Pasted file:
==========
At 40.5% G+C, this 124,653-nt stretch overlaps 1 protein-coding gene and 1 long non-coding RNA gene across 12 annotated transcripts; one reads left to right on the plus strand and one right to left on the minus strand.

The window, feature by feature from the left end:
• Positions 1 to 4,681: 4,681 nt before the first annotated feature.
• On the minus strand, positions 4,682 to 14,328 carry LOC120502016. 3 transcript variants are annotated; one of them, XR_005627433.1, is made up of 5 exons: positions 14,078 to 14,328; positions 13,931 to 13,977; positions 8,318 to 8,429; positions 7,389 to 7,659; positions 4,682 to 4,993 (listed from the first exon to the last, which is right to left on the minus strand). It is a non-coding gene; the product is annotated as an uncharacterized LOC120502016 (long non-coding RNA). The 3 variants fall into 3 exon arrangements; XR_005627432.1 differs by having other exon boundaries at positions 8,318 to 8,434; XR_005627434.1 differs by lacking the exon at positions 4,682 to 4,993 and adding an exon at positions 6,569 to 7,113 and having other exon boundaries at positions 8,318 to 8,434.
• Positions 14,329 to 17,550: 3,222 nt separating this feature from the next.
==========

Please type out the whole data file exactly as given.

At 40.5% G+C, this 124,653-nt stretch overlaps 1 protein-coding gene and 1 long non-coding RNA gene across 12 annotated transcripts; one reads left to right on the plus strand and one right to left on the minus strand.

The window, feature by feature from the left end:
• Positions 1 to 4,681: 4,681 nt before the first annotated feature.
• On the minus strand, positions 4,682 to 14,328 carry LOC120502016. 3 transcript variants are annotated; one of them, XR_005627433.1, is made up of 5 exons: positions 14,078 to 14,328; positions 13,931 to 13,977; positions 8,318 to 8,429; positions 7,389 to 7,659; positions 4,682 to 4,993 (listed from the first exon to the last, which is right to left on the minus strand). It is a non-coding gene; the product is annotated as an uncharacterized LOC120502016 (long non-coding RNA). The 3 variants fall into 3 exon arrangements; XR_005627432.1 differs by having other exon boundaries at positions 8,318 to 8,434; XR_005627434.1 differs by lacking the exon at positions 4,682 to 4,993 and adding an exon at positions 6,569 to 7,113 and having other exon boundaries at positions 8,318 to 8,434.
• Positions 14,329 to 17,550: 3,222 nt separating this feature from the next.